The customer service/willingness to learn contention is supported not only by the Taffee Tanimotos of academia whose customer service engages students by providing extra service in learning and success, as well as the results reported from colleges that have engaged faculty in customer service training. There are other formal academic studies and reports that help forward the case. Studies such as the National Survey of Student Engagement (NSSE) and another by Hombury, Koschate and Hoyer in the April 2005 issue of the Journal of Marketing on customer service and WTP (willingness to pay) alongside consideration of interactional equity theory support our contentions with their research.

The studies have found that the greater the feeling that one received good service. the greater the willingness to pay for that service. Thus, if a college provides good academic customer service, students will not resist tuition payment, or even increases, much. They will feel they are getting a good fiscal return on their money as a result of being served well in and out of the classroom.

In the 2006 NSSE Director’s Report (P10) report, the following is stated  "For years, researchers have pointed to involvement in educationally purposeful activities as the gateway to desired outcomes of college. Students who engage more frequently in educationally effective practices get better grades, are more satisfied, and are more likely to persist. Two decades ago, this literature prompted Chickering, Gamson, and their colleagues to compile a list of “Seven Principles for Good Practice in Undergraduate Education,” which are reflected in many NSSE survey items. Recent findings from independent studies have corroborated the relationships between engagement and indicators of student success in college such as grades and persistence with undergraduates in different types of institutional settings. These studies also show that while engagement is positively linked to desired outcomes for all types of students, historically under-served students tend to benefit more than majority students."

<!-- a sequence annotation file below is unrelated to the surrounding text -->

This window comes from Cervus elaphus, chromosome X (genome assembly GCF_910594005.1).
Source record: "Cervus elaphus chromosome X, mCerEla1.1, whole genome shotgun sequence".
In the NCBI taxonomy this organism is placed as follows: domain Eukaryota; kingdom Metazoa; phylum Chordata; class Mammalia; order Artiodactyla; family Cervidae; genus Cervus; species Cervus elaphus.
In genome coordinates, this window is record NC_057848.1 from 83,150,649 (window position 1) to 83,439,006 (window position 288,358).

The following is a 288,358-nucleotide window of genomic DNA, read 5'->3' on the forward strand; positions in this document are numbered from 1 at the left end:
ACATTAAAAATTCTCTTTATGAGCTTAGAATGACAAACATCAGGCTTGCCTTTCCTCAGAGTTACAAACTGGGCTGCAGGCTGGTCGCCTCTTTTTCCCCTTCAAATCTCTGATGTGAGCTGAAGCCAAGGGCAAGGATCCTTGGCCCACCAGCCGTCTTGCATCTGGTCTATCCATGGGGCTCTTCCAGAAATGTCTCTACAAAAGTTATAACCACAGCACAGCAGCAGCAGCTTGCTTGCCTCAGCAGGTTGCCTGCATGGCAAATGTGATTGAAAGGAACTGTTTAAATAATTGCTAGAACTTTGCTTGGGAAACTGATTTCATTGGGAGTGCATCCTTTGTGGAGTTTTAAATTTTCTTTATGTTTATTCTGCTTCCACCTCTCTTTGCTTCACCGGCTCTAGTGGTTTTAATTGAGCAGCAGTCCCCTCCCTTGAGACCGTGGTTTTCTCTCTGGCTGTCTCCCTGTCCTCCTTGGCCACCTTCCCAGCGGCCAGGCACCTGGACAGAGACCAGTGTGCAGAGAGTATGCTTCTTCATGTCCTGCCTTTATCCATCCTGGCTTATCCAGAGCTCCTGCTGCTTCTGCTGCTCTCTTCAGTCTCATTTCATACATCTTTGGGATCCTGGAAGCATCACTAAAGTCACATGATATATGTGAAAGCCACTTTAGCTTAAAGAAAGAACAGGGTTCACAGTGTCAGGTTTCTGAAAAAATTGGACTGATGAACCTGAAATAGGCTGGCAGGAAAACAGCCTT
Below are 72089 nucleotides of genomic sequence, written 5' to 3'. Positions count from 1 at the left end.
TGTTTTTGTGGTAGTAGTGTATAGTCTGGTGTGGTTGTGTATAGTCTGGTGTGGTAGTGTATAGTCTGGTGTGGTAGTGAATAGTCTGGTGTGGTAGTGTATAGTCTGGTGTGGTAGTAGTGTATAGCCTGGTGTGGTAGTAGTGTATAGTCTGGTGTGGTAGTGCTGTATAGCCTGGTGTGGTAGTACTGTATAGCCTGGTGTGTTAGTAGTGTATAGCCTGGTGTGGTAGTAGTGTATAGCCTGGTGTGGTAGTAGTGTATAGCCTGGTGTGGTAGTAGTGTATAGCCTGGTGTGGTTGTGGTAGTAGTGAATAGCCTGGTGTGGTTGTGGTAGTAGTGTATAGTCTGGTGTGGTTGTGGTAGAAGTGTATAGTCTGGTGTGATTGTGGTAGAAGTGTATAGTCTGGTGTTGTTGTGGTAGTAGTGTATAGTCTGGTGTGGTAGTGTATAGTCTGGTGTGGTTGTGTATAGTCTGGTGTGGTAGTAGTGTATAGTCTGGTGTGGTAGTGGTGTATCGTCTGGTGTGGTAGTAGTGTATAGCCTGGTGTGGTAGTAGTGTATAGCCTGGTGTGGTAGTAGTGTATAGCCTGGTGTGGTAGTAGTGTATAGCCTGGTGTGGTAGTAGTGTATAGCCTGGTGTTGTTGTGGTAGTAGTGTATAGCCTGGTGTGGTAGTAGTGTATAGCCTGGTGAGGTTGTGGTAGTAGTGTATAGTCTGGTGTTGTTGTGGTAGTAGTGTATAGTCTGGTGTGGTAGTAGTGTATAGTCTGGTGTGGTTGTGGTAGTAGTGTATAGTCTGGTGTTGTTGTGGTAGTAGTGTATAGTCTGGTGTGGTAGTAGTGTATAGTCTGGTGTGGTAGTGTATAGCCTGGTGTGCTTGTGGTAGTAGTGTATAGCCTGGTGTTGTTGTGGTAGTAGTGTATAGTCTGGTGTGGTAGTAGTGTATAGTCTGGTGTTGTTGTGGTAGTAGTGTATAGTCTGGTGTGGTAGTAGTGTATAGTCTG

We have no disagreement with this observation. Instead we add that the same is true for faculty when they become engaged with their students. Moreover, we add that though there is no disagreement with the NSSE panel's recommendations of curricula and pedagogy they feel would add to engagement, true engagement comes from appropriate customer services to students.

The 25 Principles of Good Customer Service in Higher Education begins with:
“where everybody knows your name
and they’re awfully glad you came”

This is the type of service engagement that must be created before pedagogical or curricula engagement can be achieved. If students feel that no one knows their name, i.e. no one cares about them, they will not engage with curriculum or pedagogy. But if students do feel that the professor cares, that will increase the willingness to learn leading to greater learning and increased teaching satisfaction for the teacher.

If you would like a copy of the 25 Principles of Good Customer Service in Higher Education, click here to request.

To increase retention, graduation rates and enrollment get in touch with us now at 413.219.6939 or email me at